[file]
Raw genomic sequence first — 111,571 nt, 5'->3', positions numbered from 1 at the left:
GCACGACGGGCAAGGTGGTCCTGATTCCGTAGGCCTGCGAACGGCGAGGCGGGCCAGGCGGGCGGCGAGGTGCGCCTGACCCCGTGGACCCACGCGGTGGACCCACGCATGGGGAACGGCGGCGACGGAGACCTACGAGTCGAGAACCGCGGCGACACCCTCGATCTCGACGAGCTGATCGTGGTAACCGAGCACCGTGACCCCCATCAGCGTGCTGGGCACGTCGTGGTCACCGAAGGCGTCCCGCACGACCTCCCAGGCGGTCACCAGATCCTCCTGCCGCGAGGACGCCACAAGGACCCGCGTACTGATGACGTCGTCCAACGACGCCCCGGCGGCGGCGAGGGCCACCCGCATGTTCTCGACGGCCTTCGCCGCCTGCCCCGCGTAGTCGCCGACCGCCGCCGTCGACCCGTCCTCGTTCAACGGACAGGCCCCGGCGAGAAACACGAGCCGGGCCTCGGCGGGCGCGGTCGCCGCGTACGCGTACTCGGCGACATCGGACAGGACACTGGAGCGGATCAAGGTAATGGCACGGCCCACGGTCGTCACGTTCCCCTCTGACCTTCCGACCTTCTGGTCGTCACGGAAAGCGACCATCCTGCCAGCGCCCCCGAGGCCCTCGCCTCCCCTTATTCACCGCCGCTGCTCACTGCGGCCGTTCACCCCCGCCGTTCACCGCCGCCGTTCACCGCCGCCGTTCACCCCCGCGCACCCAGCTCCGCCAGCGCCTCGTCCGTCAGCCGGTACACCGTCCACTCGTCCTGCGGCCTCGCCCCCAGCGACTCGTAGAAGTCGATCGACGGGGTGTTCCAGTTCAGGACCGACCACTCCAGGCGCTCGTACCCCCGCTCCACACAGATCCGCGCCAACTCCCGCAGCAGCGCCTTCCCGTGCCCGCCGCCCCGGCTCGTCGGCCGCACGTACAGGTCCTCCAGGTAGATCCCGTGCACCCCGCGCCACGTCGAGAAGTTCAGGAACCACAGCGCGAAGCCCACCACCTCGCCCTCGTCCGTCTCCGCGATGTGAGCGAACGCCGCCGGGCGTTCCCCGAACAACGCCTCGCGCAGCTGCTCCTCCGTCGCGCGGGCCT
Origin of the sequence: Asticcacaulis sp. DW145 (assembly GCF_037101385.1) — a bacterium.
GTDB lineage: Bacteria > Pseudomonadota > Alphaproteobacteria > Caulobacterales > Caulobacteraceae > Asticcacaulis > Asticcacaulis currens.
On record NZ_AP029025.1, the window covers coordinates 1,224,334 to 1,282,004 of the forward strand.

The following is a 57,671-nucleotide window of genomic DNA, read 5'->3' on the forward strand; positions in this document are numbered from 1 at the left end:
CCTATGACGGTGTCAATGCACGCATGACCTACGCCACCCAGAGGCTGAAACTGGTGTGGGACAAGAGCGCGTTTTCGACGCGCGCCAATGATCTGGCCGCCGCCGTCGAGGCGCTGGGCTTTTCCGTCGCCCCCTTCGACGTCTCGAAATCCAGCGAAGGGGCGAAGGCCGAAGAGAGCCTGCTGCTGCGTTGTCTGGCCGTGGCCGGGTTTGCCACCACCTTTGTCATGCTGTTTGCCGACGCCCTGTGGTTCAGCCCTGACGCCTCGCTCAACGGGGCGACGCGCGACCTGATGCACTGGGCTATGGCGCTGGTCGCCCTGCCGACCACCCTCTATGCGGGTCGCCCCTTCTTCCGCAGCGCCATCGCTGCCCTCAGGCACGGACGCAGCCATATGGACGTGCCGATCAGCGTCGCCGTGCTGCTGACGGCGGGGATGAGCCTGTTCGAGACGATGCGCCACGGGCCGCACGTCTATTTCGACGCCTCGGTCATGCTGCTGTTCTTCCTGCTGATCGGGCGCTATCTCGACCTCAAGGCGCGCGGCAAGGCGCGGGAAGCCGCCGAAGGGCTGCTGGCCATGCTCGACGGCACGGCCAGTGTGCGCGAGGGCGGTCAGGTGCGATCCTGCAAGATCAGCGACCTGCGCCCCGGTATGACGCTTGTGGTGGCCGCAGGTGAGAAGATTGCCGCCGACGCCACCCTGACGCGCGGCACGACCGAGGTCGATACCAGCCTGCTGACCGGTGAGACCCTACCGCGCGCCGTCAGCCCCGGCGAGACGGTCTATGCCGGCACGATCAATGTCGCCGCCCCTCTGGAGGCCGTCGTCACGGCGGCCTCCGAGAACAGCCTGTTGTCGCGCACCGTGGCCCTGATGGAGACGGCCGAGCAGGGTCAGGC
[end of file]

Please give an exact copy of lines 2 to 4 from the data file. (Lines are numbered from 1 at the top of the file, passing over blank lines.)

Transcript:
GCACGACGGGCAAGGTGGTCCTGATTCCGTAGGCCTGCGAACGGCGAGGCGGGCCAGGCGGGCGGCGAGGTGCGCCTGACCCCGTGGACCCACGCGGTGGACCCACGCATGGGGAACGGCGGCGACGGAGACCTACGAGTCGAGAACCGCGGCGACACCCTCGATCTCGACGAGCTGATCGTGGTAACCGAGCACCGTGACCCCCATCAGCGTGCTGGGCACGTCGTGGTCACCGAAGGCGTCCCGCACGACCTCCCAGGCGGTCACCAGATCCTCCTGCCGCGAGGACGCCACAAGGACCCGCGTACTGATGACGTCGTCCAACGACGCCCCGGCGGCGGCGAGGGCCACCCGCATGTTCTCGACGGCCTTCGCCGCCTGCCCCGCGTAGTCGCCGACCGCCGCCGTCGACCCGTCCTCGTTCAACGGACAGGCCCCGGCGAGAAACACGAGCCGGGCCTCGGCGGGCGCGGTCGCCGCGTACGCGTACTCGGCGACATCGGACAGGACACTGGAGCGGATCAAGGTAATGGCACGGCCCACGGTCGTCACGTTCCCCTCTGACCTTCCGACCTTCTGGTCGTCACGGAAAGCGACCATCCTGCCAGCGCCCCCGAGGCCCTCGCCTCCCCTTATTCACCGCCGCTGCTCACTGCGGCCGTTCACCCCCGCCGTTCACCGCCGCCGTTCACCGCCGCCGTTCACCCCCGCGCACCCAGCTCCGCCAGCGCCTCGTCCGTCAGCCGGTACACCGTCCACTCGTCCTGCGGCCTCGCCCCCAGCGACTCGTAGAAGTCGATCGACGGGGTGTTCCAGTTCAGGACCGACCACTCCAGGCGCTCGTACCCCCGCTCCACACAGATCCGCGCCAACTCCCGCAGCAGCGCCTTCCCGTGCCCGCCGCCCCGGCTCGTCGGCCGCACGTACAGGTCCTCCAGGTAGATCCCGTGCACCCCGCGCCACGTCGAGAAGTTCAGGAACCACAGCGCGAAGCCCACCACCTCGCCCTCGTCCGTCTCCGCGATGTGAGCGAACGCCGCCGGGCGTTCCCCGAACAACGCCTCGCGCAGCTGCTCCTCCGTCGCGCGGGCCT
Origin of the sequence: Asticcacaulis sp. DW145 (assembly GCF_037101385.1) — a bacterium.
GTDB lineage: Bacteria > Pseudomonadota > Alphaproteobacteria > Caulobacterales > Caulobacteraceae > Asticcacaulis > Asticcacaulis currens.